Anarcho-environmentalism allegorised

The name Anaarkali in the present context has many meanings - Anaar symbolises the anarchism of the Bhils and kali which means flower bud in Hindi stands for their traditional environmentalism. Anaar in Hindi can also mean the fruit pomegranate which is said to be a panacea for many ills as in the Hindi idiom - "Ek anar sou bimar - One pomegranate for a hundred ill people"! - which describes a situation in which there is only one remedy available for giving to a hundred ill people and so the problem is who to give it to. Thus this name indicates that anarcho-environmentalism is the only cure for the many diseases of modern development! Similarly kali can also imply a budding anarcho-environmentalist movement. Finally according to a legend that is considered to be apocryphal by historians Anarkali was the lover of Prince Salim who was later to become the Mughal emperor Jehangir. Emperor Akbar did not approve of this romance of his son and ordered Anarkali to be bricked in alive into a wall in Lahore in Pakistan but she escaped. Allegorically this means that anarcho-environmentalists can succeed in bringing about the escape of humankind from the self-destructive love of modern development that it is enamoured of at the moment and they will do this by simultaneously supporting women's struggles for their rights.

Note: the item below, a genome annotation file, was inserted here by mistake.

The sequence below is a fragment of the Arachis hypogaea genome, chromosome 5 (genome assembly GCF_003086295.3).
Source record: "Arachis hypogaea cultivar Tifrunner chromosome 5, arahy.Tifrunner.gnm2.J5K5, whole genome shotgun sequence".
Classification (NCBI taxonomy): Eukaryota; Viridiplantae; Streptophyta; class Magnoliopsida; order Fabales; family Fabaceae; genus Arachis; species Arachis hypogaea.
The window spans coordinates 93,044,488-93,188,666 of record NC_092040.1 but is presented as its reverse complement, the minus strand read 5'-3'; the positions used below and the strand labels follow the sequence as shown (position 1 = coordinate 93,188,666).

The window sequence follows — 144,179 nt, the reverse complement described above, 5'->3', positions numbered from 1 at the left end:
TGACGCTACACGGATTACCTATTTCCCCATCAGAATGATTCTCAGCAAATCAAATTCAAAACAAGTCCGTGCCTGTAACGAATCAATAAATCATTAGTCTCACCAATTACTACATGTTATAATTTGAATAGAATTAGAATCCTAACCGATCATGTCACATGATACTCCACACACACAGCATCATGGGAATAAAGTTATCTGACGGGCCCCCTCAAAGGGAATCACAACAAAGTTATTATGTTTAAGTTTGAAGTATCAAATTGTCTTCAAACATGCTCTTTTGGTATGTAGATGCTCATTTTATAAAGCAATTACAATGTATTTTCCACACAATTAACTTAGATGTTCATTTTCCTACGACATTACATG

Saturday, November 19, 2011

Whither Anarchism

The Occupy Wall Street Movement has completed its initially announced time period of two months on November 17th 2011 and is still going strong. What had started off tentatively has now gained support across the globe and despite repression is refusing to die down. In many ways this is a significant protest movement -
1. First and foremost the movement is leaderless. It does not even have a core committee directing it. Everything is decided by mass consensus. Thus, an attempt in the middle by some participants to get some kind of a manifesto together and place some concrete demands before the authorities was shot down and apart from the broad demand that the exclusivist financial system should be dismantled, there is nothing else in the form of a programme of action coming out from the movement.
2. The movement has touched a chord among many people across the world who feel that the present economic and political system is unjust and they have spontaneously come out onto the streets. So not only young people who are without a job or older people who do not have social and economic support but also intellectuals and well heeled people, have come out in support of the movement.
3. Even though initially the mainstream media had totally blacked out the movement, the latter has through its persistence and spread to other cities in the USA and elsewhere in the world been able to force its way into the news and even got sympathetic attention.
4. The establishment has had to sit up and take note of the movement. Its persistence and resilience have made the authorities resort to repressive behaviour only to be met with peaceful protest again and again. No sooner is the Zuccotti Park cleared out than the protesters are back again. The courts have upheld the rights of the owners of the park to get the protesters evicted but that has done little to prevent the latter from occupying the park again.